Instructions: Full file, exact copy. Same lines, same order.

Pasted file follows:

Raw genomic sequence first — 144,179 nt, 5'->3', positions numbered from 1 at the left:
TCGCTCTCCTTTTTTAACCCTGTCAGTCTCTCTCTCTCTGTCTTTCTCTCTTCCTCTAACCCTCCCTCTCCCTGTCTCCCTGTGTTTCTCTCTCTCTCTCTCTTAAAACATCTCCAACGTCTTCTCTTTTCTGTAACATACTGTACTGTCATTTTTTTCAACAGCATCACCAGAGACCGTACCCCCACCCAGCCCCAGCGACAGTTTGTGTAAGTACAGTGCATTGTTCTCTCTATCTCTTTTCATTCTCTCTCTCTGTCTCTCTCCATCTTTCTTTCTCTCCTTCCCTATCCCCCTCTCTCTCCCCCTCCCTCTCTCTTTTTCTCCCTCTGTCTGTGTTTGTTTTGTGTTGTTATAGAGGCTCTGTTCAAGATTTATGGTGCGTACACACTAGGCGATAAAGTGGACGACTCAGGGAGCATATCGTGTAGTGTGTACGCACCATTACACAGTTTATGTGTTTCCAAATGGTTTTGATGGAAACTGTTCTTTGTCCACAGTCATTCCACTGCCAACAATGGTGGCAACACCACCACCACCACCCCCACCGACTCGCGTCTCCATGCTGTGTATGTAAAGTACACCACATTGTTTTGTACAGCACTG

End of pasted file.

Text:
Raw genomic sequence first — 144,179 nt, 5'->3', positions numbered from 1 at the left:
TCGCTCTCCTTTTTTAACCCTGTCAGTCTCTCTCTCTCTGTCTTTCTCTCTTCCTCTAACCCTCCCTCTCCCTGTCTCCCTGTGTTTCTCTCTCTCTCTCTCTTAAAACATCTCCAACGTCTTCTCTTTTCTGTAACATACTGTACTGTCATTTTTTTCAACAGCATCACCAGAGACCGTACCCCCACCCAGCCCCAGCGACAGTTTGTGTAAGTACAGTGCATTGTTCTCTCTATCTCTTTTCATTCTCTCTCTCTGTCTCTCTCCATCTTTCTTTCTCTCCTTCCCTATCCCCCTCTCTCTCCCCCTCCCTCTCTCTTTTTCTCCCTCTGTCTGTGTTTGTTTTGTGTTGTTATAGAGGCTCTGTTCAAGATTTATGGTGCGTACACACTAGGCGATAAAGTGGACGACTCAGGGAGCATATCGTGTAGTGTGTACGCACCATTACACAGTTTATGTGTTTCCAAATGGTTTTGATGGAAACTGTTCTTTGTCCACAGTCATTCCACTGCCAACAATGGTGGCAACACCACCACCACCACCCCCACCGACTCGCGTCTCCATGCTGTGTATGTAAAGTACACCACATTGTTTTGTACAGCACTG